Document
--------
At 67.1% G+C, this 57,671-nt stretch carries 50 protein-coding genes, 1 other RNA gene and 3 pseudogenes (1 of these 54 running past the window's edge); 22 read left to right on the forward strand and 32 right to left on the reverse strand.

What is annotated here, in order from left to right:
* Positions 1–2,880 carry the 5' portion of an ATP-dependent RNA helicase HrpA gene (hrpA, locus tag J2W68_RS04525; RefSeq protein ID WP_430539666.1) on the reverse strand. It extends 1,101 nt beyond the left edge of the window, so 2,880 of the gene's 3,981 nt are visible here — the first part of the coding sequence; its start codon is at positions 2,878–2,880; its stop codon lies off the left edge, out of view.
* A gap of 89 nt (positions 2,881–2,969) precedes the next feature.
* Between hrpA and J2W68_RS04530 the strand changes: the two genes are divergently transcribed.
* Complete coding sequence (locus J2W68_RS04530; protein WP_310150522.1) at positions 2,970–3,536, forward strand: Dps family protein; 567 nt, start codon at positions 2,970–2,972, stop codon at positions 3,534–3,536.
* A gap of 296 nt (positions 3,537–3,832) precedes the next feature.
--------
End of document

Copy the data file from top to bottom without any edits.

At 67.1% G+C, this 57,671-nt stretch carries 50 protein-coding genes, 1 other RNA gene and 3 pseudogenes (1 of these 54 running past the window's edge); 22 read left to right on the forward strand and 32 right to left on the reverse strand.

What is annotated here, in order from left to right:
* Positions 1–2,880 carry the 5' portion of an ATP-dependent RNA helicase HrpA gene (hrpA, locus tag J2W68_RS04525; RefSeq protein ID WP_430539666.1) on the reverse strand. It extends 1,101 nt beyond the left edge of the window, so 2,880 of the gene's 3,981 nt are visible here — the first part of the coding sequence; its start codon is at positions 2,878–2,880; its stop codon lies off the left edge, out of view.
* A gap of 89 nt (positions 2,881–2,969) precedes the next feature.
* Between hrpA and J2W68_RS04530 the strand changes: the two genes are divergently transcribed.
* Complete coding sequence (locus J2W68_RS04530; protein WP_310150522.1) at positions 2,970–3,536, forward strand: Dps family protein; 567 nt, start codon at positions 2,970–2,972, stop codon at positions 3,534–3,536.
* A gap of 296 nt (positions 3,537–3,832) precedes the next feature.